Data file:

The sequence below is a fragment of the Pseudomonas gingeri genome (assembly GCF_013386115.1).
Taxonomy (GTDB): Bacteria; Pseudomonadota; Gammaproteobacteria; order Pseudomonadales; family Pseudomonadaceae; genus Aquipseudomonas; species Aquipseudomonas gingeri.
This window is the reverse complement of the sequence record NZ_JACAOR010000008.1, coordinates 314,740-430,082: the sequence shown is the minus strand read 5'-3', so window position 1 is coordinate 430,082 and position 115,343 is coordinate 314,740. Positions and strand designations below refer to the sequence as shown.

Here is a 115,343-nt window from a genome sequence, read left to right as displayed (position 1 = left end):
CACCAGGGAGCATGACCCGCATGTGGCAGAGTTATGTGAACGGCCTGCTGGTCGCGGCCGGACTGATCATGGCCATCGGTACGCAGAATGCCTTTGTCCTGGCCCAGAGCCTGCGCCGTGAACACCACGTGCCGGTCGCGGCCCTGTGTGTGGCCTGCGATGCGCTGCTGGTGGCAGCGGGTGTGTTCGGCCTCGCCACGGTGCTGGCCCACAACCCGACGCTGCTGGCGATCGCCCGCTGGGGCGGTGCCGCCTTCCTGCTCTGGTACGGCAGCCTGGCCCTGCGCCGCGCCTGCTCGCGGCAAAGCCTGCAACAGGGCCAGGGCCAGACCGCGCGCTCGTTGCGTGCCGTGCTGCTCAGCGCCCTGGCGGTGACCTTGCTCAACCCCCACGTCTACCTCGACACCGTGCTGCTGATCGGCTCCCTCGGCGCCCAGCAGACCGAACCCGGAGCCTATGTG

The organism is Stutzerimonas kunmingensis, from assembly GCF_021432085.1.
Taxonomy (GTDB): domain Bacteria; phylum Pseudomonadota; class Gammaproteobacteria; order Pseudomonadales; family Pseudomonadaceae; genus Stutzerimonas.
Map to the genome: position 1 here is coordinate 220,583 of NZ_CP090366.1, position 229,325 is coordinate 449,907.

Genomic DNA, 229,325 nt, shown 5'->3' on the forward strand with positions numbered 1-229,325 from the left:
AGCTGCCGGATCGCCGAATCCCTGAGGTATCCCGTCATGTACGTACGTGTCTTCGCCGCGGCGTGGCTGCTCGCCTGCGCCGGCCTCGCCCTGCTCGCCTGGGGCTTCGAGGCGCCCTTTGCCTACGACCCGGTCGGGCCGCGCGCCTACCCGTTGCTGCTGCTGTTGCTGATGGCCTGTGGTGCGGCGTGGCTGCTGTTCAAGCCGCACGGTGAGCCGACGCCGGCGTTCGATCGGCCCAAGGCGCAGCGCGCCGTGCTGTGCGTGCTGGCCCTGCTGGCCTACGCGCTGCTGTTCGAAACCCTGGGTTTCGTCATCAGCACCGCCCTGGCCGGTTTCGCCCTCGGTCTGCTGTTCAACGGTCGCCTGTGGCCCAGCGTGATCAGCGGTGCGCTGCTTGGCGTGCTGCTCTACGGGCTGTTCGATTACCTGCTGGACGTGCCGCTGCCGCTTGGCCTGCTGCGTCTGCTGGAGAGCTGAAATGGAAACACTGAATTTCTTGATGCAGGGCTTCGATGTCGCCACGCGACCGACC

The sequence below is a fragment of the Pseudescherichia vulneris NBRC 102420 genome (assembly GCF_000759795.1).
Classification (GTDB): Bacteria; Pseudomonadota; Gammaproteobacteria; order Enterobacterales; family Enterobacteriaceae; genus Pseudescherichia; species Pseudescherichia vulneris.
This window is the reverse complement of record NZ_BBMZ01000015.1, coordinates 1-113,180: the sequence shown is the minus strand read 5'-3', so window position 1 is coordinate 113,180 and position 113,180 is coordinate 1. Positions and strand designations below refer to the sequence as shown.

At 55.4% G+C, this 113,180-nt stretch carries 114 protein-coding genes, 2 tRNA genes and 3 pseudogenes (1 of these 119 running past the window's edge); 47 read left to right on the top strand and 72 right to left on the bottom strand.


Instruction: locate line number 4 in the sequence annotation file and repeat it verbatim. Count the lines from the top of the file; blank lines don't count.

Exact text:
Here is a 115,343-nt window from a genome sequence, read left to right as displayed (position 1 = left end):